Let me start off by saying I am very blessed. I have two healthy, beautiful, and thriving little girls. They embody all of the goodness that exists in this world. They are truly special and unique little specimens that amaze me with their ability everyday. They won't, however, go on the potty. I write this as the very thought of changing another dirty diaper or soiled pull-up consumes me. Before you ask, yes, I've tried everything. First, it was raisins. It may seem strange, but my little ones love dried fruit and they seldom get to consume it. Plus, honestly, what better a way to reward them for a job well-done than something relatively healthy that feels like a treat? I am well aware that the "authorities" tell you that you're not supposed to use food as a reward. But, I can say with confidence that 99% of the people I've spoken with (including my own mother,) used M&M's as a potty training bribe. With that in mind, I was not about to feel guilty about offering some natural sugar to two, very active toddlers. The biggest problem I anticipated was having one who deserved a reward, and one who didn't. Based on their maturity levels and their proclivity for tantrums, I decided that we would celebrate each success together with rewards for everyone. Despite not being a huge fan of the "everyone gets a trophy" mentality, I really felt there was no other option. In this house, if someone goes potty, everyone is getting raisins.   [AdSense-A]   The raisins would have been the perfect solution if my children at ALL responded to food as a reward. Turns out, they couldn't care less. This is especially strange because my daughters positively worship food. If you spent a day with us, I have no doubt in my mind that, at some point, you would incredulously say, "wow, they're eating AGAIN?" But alas, my tiny foodies quickly decided that they would forgo raisins for all eternity if it meant not spending another second sitting on the potty. Naturally, my next thought was to up the ante. Enter the gluten free cookie aisle. Have you ever seriously looked at this section of the store? All I can say is, I'm impressed. Whatever you crave is available gluten free, dairy free, nightshade free, grain free, and nut free - free of everything, basically. Well, except the mommy guilt I felt when I carefully selected a box of GF ginger snaps that seemed enticing enough to encourage elimination. Plus, 32 cookies per box? At that quantity/cost ratio, I'd buy multiple boxes per week if that guaranteed potty success. In fact, I bought two boxes right away. So, I bribed. And, I bribed again. Turns out, my little mostly paleo, cave-kids love cookies! Who knew? If left alone for a second with the 2 boxes I purchased, I'd bet confidently that both would be rapidly consumed and licked clean of crumbs. So why, I ask, do the cookies DO NOTHING to motivate them to go potty? I asked the pediatrician about why my kids are (seemingly) the exception to the rule. Why wasn't food working? She simply explained that some kids do not respond well to the "reward" mentality. Ok, then. Now what was I supposed to do? I had to try something else. So, we moved on to bigger and better crutches of modern-day bribery. The included my old iPad equipped with unlimited amounts of Daniel Tiger themed potty training vignettes. Despite memorizing the words to every brain-washing lyric + getting a cookie when they coincidentally happened to potty, we were still as unmotivated as ever. In fact, one twin decided she was just going to get a free ticket to the show by just sitting next to the potty with no pants on. Great. I put a smile on my face and tried again. This time portable desks with coloring books. That has got to excite a 2-year old, right? Markers, crayons, the world has never seen so many art supplies! It captured their interest for a day. A day that I spent approximately 55% of sitting on the floor next to two potties while my twins happily made pictures, and seldom relieved themselves. I was desperate. Next onto the store, where I purchased stickers and tag board. Yes, a sticker chart, at last. Turns out, not only are they not super excited about stickers, but they're also not really mature enough to understand earning a sticker and then not getting to have it on their person. Instead, they spend the majority of their time trying to peel the stickers off of the chart. Epic fail. Currently, the most common response to suggesting they go potty is, "I don't like the potty..." As if that's a choice you get to make in life. I wish I could explain to them the joy that is getting to the use the restroom alone once you are an adult who successfully procreated, but I digress.   [AdSense-A]   We wear pull-ups instead of diapers now, although I have no idea why. I do far more changing than rewarding. The gluten-free cookies are going stale next to the bathroom sink, and I've been giving stickers out for no apparent reason. I've tried real underwear, but I fear they are just not ready yet. I finally realized, after all of the interventions that I imposed upon my sweet girls, that they are very stubborn little creatures. In fact, they are just as stubborn as their mommy (and let's be honest: daddy, too.) Their adamant minds and bold personalities have started an anti-potty campaign that is far too well-managed. I'm actually impressed. Plus, we all know two is better than one. My efforts have been outnumbered from the start. So what's the plan? I'm not sure. Lately we've been running to the potty urgently only to find out that "potty" has already happened. We still "don't like" the potty. The truth is, I don't need more time - but they do. I read a statistic somewhere that in the first year with twins you change 4,000+ diapers. After 2+ years of that and approximately 8,000 diapers, I am more than ready for a little change of lifestyle. But they lack maturity, and maturity takes time to develop. I need to dig deep, channel Michelle Duggar, and find my long-lost patience. I have such a "type A" personality that it is difficult to not impose a deadline on a milestone likes this. But this accomplishment is not mine, it's theirs. It is not my job to force them to potty; it's my job to guide them as they navigate through toddlerhood and learn to understand their bodies. Until then, I'll put the cookies in an airtight container, and we'll buy ourselves some more time to learn to potty.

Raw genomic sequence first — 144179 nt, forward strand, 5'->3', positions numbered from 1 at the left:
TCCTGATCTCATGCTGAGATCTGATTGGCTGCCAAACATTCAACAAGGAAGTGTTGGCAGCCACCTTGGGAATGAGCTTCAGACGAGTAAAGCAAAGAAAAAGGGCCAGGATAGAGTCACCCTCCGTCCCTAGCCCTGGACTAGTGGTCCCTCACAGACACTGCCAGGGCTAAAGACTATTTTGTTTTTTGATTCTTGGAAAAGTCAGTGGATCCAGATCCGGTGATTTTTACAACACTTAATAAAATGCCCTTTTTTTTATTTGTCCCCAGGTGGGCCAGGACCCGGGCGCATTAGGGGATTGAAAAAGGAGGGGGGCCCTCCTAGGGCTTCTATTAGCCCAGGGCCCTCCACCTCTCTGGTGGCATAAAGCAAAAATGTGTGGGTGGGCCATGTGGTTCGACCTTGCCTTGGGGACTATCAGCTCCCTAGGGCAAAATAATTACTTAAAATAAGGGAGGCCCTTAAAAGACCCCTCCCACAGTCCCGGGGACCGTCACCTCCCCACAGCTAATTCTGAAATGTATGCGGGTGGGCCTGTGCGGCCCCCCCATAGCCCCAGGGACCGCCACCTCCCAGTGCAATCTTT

I so wish this wasn't true. But, for every photo taken with their beautifully smiling faces, there are at least 10 moments of tears and tantrums that went uncaptured. I often hear from friends and family - "they're so happy!" "all they do is smile!" People don't believe me that my twins cry - A LOT I've tried to get some candid shots, but I just don't know why anyone would want pictures of my two screaming children in their photostreams. IMG_1481 Since the moment Baby A arrived, she's been LOUD. Baby B had to be gently coaxed by the nurses to take her first breath, though she's not far behind her sister in the decibel department. None of us could believe that two, teeny tiny, 5 pound babies could scream that way! I had visions of sweet, cuddly newborns circling in my head during my pregnancy - only to find that my babies shunned cuddling in favor of crying, sleeping in favor of waking, and contentment in favor of drama. We struggled with feeding issues and fussiness that I'm sure was some type of colic. We even bought them special baby hammocks to help soothe them at night. (They worked magic - for a little while at least!) Thankfully, they've turned into great sleepers at night - it's the daytime crying that takes it's toll. My twins have been incessantly drooling and teething every moment of every day since they were three months old. And no, the amber necklaces did NOT work. Sigh. [caption id="attachment_502" align="aligncenter" width="479"]If only they were always this peaceful! If only they were always this peaceful![/caption]  My twins cry for me. When they're being watched by others, they are perfect angels 99% of the time. When they were cast in a movie, people always remarked about their good-natured dispositions. I could quickly hand them off to their stage-mommy, and they'd smile at her happily until the scene was over. They are the babies that wave to passersby in Target, smile enthusiastically, and say "hi." When they're home with me, they go crazy. In the newborn stage, that just meant lots of crying for them while I tearfully breastfed on the couch and watched Hallmark movie marathons. As toddlers, it's tantrums, jealousy, and misery - often for no reason. They are the kind of kids that "scary cry," and I sometimes have to remind them to breathe! I wrote in to a multiples group on Facebook to see if anyone else experienced this. The verdict? Most moms do. Apparently, it's a thing. One mom suggested that I am their safe haven. I am the person they have come to rely on again and again, therefore, they let loose around me. They are unafraid to show their true feelings to me, both good and bad. They also probably feel that there isn't room enough for two in their "safe haven." This definitely makes sense to me. It's like the kids who are terrible at home, but lovely at school for their teachers, but toddler-style. Their little brains can't handle controlling their emotions all the time. Learning to maintain behavioral restraint is just too complex. Something or someone has got to give - and it's usually got to be mommy. IMG_1636 I don't really have any advice. I consider myself "in the trenches" of the crying mornings and tearful afternoons, with no solution in sight. What does ease my mind, is knowing that this might not last forever, (or maybe we'll take at least take a brief hiatus until the teen years!) I just try my best to please them both within my limits of sanity. I'm learning that these tiny humans are individuals. They are not just a copy & paste of one another. One is more sensitive, while the other is more sassy. One is more clingy, the other is more independent. One steals toys, the other steals food. They've been forced to share everything since day one of conception - I can't expect them to share emotions and needs too. IMG_1011